What Is the Court Process for a Texas DWI Case?

If you have been arrested for driving while intoxicated (DWI) in Texas, you must go through the criminal justice system. If this is your first arrest, you may not be familiar with what the DWI court process entails. Facing unknowns can cause stress and anxiety, which can make this whole incident that much more challenging. To help relieve some of your fears, our team has provided a general overview of the DWI court process.

What Is the Court Process for a Texas DWI CaseNote that the information provided below cannot cover all the nuances involved in a driving while intoxicated case, especially because every situation is different. To that end, should you have additional questions or concerns about your matter, please reach out to us as soon as possible. Our team at Deandra Grant Law is here to help you through this difficult time and deliver the legal representation you need.

After your arrest, the stages your case may go through are as follows:

  • Bond hearing: The bond hearing is where a magistrate decides whether you should be released from jail while your DWI case is pending. They will consider various factors, including your criminal history (if any) and the possibility of your fleeing before your case concludes. Bail serves to ensure that you will return to court after being released. If you are granted bail, you will be subject to several restrictions/limitations; otherwise, you could be subject to various sanctions.
  • First appearance setting: The next stage in the DWI court process is the first appearance. Here you will go before a judge who reads the charges against you and ensure that you understand what you have been accused of. They will inform you of your right to counsel and ask whether you are being represented by an attorney. At the first appearance, your lawyer (if you have retained legal representation) may have an opportunity to review the prosecutor’s file concerning your case and the police report.
  • Announcement setting: During these proceedings, the court is informed of the status of your case. You or your attorney may be asked whether you are going to enter a plea or if the matter will be set for trial.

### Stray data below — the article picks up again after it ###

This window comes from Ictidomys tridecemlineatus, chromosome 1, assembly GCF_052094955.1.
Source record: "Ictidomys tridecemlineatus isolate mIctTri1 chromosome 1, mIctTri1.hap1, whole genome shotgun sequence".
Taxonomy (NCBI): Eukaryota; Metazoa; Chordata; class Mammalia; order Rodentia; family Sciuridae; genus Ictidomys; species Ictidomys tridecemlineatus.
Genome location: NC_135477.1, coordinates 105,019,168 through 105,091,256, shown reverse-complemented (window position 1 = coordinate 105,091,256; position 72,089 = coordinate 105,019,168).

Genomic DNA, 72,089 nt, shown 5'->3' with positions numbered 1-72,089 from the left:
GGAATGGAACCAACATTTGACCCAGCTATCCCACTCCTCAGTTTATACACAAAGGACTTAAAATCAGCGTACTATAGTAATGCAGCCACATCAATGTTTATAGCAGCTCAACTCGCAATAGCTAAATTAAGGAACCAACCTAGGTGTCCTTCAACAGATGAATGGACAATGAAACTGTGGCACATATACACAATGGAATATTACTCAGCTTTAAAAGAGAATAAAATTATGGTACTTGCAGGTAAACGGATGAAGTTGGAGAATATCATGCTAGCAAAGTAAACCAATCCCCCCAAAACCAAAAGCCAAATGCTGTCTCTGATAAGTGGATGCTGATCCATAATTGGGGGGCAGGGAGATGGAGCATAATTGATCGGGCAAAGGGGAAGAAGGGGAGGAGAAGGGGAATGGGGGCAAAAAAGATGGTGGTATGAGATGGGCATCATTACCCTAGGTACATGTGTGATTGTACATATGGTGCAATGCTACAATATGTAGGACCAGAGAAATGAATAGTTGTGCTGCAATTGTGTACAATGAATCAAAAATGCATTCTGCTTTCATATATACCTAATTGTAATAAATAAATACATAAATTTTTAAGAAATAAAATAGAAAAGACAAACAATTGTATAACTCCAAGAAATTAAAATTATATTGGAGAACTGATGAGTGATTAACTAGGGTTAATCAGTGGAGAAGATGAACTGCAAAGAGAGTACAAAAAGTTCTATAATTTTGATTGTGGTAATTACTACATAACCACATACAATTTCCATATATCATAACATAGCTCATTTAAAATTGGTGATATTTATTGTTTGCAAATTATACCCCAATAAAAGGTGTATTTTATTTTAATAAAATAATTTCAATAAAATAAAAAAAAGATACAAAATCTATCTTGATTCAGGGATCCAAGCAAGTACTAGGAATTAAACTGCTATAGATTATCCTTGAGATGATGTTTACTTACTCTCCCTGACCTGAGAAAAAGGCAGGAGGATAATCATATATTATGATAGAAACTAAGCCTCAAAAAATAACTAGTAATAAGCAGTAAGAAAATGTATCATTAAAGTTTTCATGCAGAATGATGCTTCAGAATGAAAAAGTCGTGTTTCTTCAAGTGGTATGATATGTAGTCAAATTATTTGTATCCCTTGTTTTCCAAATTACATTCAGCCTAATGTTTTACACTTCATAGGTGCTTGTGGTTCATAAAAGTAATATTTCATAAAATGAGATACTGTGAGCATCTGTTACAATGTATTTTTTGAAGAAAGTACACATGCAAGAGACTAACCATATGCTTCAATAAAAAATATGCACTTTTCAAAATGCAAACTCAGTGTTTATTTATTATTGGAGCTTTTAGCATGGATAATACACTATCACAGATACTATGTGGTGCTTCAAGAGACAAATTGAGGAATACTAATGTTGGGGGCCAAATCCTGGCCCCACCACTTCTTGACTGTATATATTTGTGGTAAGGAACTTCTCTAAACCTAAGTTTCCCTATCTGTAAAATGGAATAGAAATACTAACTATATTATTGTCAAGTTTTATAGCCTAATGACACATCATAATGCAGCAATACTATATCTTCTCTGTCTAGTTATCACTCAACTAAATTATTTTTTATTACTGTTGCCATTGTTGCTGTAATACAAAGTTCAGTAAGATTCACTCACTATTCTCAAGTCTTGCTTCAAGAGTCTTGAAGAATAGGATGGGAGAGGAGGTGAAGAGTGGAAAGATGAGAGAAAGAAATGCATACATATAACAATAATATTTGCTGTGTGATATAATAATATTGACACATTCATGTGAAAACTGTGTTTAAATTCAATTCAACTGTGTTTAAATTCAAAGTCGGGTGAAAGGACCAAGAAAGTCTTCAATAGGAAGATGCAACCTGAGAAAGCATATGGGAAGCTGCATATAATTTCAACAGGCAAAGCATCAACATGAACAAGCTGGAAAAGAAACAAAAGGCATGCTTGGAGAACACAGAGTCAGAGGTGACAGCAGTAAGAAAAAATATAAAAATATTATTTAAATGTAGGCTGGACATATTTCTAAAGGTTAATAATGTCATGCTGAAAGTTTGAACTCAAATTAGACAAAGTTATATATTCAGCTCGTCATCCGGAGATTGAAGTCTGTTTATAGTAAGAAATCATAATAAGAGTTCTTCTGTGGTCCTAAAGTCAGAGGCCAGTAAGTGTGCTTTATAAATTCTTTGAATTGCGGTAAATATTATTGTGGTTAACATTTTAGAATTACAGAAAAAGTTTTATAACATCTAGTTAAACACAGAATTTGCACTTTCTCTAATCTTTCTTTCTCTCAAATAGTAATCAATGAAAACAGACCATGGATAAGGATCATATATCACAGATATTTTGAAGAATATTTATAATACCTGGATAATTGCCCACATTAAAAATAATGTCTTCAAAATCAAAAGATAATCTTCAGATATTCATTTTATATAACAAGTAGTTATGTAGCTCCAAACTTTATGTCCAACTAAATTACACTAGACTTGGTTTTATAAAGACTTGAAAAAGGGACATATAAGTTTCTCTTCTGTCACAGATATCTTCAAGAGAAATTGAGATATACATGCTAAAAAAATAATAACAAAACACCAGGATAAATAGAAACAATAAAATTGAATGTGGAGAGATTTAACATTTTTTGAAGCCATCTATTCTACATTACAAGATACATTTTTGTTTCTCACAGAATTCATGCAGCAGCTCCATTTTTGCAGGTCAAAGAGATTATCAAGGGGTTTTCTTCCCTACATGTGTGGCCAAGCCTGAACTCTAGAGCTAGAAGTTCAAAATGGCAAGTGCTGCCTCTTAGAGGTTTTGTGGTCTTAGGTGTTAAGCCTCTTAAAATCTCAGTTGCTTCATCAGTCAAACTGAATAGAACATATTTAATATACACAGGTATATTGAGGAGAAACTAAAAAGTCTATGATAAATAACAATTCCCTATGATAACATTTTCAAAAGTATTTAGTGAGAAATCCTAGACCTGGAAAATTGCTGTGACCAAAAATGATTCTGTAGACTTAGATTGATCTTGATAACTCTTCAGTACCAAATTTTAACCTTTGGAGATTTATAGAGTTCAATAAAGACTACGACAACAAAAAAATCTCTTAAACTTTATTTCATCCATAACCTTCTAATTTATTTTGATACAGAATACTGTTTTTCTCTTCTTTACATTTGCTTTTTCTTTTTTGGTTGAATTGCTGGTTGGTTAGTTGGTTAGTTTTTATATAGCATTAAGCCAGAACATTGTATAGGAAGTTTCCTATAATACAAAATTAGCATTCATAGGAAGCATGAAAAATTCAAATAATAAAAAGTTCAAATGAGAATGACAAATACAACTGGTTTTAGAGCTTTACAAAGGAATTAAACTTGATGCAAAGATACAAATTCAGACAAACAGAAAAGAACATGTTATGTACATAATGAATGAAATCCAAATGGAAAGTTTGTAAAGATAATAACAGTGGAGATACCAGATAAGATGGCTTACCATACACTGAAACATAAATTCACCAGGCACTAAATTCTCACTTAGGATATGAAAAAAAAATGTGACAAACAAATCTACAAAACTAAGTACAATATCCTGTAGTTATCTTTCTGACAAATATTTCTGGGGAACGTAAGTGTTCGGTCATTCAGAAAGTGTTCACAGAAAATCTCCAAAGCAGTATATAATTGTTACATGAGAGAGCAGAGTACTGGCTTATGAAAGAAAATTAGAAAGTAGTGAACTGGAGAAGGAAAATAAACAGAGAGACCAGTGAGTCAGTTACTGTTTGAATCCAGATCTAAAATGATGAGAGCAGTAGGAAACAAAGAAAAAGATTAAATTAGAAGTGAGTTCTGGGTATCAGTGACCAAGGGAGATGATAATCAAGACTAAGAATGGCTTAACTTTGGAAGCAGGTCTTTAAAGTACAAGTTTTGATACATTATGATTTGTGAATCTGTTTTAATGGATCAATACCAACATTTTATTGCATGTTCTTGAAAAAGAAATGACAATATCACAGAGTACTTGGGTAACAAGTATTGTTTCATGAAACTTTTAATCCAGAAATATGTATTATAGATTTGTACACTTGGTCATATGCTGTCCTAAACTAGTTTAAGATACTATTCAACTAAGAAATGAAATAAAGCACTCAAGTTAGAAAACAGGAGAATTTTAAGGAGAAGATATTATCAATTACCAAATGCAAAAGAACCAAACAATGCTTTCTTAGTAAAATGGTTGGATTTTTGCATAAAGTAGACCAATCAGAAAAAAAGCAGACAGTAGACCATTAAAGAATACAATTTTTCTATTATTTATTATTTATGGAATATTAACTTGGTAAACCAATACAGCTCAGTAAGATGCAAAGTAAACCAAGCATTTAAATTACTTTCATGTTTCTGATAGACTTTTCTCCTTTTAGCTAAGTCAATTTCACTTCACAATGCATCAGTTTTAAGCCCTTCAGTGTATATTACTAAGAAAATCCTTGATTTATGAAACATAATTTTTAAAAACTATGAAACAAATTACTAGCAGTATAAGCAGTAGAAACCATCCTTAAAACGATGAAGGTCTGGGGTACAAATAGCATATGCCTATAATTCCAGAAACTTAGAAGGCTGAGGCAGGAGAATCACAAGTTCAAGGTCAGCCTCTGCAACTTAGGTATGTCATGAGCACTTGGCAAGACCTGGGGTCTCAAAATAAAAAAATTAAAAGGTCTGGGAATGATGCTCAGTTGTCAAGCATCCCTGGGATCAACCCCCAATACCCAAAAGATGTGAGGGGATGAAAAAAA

• Plea setting: Your attorney and the prosecutor may enter talks to determine whether your case can be settled outside of the courtroom. Depending on your situation, a plea deal may require that you plead guilty to the charges in exchange for what may be considered a favorable result for you, such as a reduced sentence. Many cases are settled through a plea bargain.
  • Discovery phase: During discovery, the defense and prosecutor exchange the information they have about the case. Your attorney will be able to review the evidence collected against you and plan a course of action for your defense.
  • Pretrial docket: Preliminary issues are decided on during pretrial hearings. Commonly, Motions to Suppress are filed at this stage. A Motion to Suppress is a request to the court to deem certain pieces of evidence inadmissible. In a DWI case, the defense may ask the court to exclude evidence because their client’s Constitutional rights were violated. For instance, the defense might argue that the initial traffic stop or subsequent arrest was unlawful because their client was subject to an unreasonable search or seizure.
  • Trial: If your DWI case is not settled through a plea bargain, it will be set for trial. Trial is where a judge or jury decides whether you are guilty. Both the prosecutor and your defense attorney will present evidence to support their assertions. The trier of fact must base their findings on the evidence heard in court. They can only return a guilty verdict if the prosecutor has proven beyond a reasonable doubt that you are guilty of the alleged offense.
  • Punishment and Sentencing: If you are found guilty, your case will move to sentencing. This is where the judge decides what penalties to impose. The prosecutor and your attorney can present evidence during this stage to argue for greater or lesser sanctions. Generally, a first-time DWI without any aggravating factors is a Class B misdemeanor (Texas Penal Code § 49.04). A conviction can lead to between 72 hours and 180 days in jail, a $2,000 fine, and/or driver’s license suspension for up to 1 year.


DWI cases are challenging, and a lot is at stake. If you have been charged, retain the services of a skilled defense attorney. At Deandra Grant Law, we fight hard for our clients and work toward obtaining a favorable result on their behalf.

Schedule a consultation with a member of our Dallas team by calling us at (214) 225-7117 or contacting us online today.

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